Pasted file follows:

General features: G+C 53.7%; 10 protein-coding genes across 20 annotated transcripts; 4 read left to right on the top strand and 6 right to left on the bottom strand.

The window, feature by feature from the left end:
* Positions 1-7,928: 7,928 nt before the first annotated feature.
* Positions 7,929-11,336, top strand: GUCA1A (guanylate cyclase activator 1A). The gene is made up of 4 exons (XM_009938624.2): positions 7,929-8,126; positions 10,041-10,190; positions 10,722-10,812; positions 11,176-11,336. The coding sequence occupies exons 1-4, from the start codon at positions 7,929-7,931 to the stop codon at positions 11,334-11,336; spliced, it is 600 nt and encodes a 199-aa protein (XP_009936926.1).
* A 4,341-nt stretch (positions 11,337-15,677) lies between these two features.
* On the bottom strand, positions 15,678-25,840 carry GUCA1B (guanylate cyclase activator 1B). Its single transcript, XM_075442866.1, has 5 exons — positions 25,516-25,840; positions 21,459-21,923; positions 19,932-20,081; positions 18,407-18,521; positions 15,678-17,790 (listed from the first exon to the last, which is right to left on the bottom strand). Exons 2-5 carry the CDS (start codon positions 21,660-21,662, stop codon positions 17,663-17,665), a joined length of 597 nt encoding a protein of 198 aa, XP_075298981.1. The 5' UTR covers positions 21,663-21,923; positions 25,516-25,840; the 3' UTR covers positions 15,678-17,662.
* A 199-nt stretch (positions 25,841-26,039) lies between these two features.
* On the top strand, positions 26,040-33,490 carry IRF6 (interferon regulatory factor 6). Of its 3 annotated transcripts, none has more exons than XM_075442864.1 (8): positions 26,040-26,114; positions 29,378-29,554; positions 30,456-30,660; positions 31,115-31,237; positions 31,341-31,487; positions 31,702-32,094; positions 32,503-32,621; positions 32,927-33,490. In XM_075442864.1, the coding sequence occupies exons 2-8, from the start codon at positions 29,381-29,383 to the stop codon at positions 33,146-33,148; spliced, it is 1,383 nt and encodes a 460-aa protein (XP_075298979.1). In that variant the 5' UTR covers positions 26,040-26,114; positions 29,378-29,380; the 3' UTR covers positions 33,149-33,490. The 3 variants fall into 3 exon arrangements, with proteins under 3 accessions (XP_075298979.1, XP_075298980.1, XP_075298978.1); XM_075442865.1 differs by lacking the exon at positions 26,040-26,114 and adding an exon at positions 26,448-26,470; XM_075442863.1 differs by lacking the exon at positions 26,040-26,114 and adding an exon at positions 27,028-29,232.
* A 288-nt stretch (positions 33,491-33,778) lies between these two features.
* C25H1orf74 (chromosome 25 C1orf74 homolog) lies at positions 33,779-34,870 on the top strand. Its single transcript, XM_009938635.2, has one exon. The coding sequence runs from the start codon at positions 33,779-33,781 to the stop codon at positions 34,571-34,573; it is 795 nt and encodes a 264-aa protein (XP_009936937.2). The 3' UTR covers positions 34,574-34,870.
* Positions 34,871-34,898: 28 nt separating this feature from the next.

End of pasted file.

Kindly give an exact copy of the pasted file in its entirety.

General features: G+C 53.7%; 10 protein-coding genes across 20 annotated transcripts; 4 read left to right on the top strand and 6 right to left on the bottom strand.

The window, feature by feature from the left end:
* Positions 1-7,928: 7,928 nt before the first annotated feature.
* Positions 7,929-11,336, top strand: GUCA1A (guanylate cyclase activator 1A). The gene is made up of 4 exons (XM_009938624.2): positions 7,929-8,126; positions 10,041-10,190; positions 10,722-10,812; positions 11,176-11,336. The coding sequence occupies exons 1-4, from the start codon at positions 7,929-7,931 to the stop codon at positions 11,334-11,336; spliced, it is 600 nt and encodes a 199-aa protein (XP_009936926.1).
* A 4,341-nt stretch (positions 11,337-15,677) lies between these two features.
* On the bottom strand, positions 15,678-25,840 carry GUCA1B (guanylate cyclase activator 1B). Its single transcript, XM_075442866.1, has 5 exons — positions 25,516-25,840; positions 21,459-21,923; positions 19,932-20,081; positions 18,407-18,521; positions 15,678-17,790 (listed from the first exon to the last, which is right to left on the bottom strand). Exons 2-5 carry the CDS (start codon positions 21,660-21,662, stop codon positions 17,663-17,665), a joined length of 597 nt encoding a protein of 198 aa, XP_075298981.1. The 5' UTR covers positions 21,663-21,923; positions 25,516-25,840; the 3' UTR covers positions 15,678-17,662.
* A 199-nt stretch (positions 25,841-26,039) lies between these two features.
* On the top strand, positions 26,040-33,490 carry IRF6 (interferon regulatory factor 6). Of its 3 annotated transcripts, none has more exons than XM_075442864.1 (8): positions 26,040-26,114; positions 29,378-29,554; positions 30,456-30,660; positions 31,115-31,237; positions 31,341-31,487; positions 31,702-32,094; positions 32,503-32,621; positions 32,927-33,490. In XM_075442864.1, the coding sequence occupies exons 2-8, from the start codon at positions 29,381-29,383 to the stop codon at positions 33,146-33,148; spliced, it is 1,383 nt and encodes a 460-aa protein (XP_075298979.1). In that variant the 5' UTR covers positions 26,040-26,114; positions 29,378-29,380; the 3' UTR covers positions 33,149-33,490. The 3 variants fall into 3 exon arrangements, with proteins under 3 accessions (XP_075298979.1, XP_075298980.1, XP_075298978.1); XM_075442865.1 differs by lacking the exon at positions 26,040-26,114 and adding an exon at positions 26,448-26,470; XM_075442863.1 differs by lacking the exon at positions 26,040-26,114 and adding an exon at positions 27,028-29,232.
* A 288-nt stretch (positions 33,491-33,778) lies between these two features.
* C25H1orf74 (chromosome 25 C1orf74 homolog) lies at positions 33,779-34,870 on the top strand. Its single transcript, XM_009938635.2, has one exon. The coding sequence runs from the start codon at positions 33,779-33,781 to the stop codon at positions 34,571-34,573; it is 795 nt and encodes a 264-aa protein (XP_009936937.2). The 3' UTR covers positions 34,574-34,870.
* Positions 34,871-34,898: 28 nt separating this feature from the next.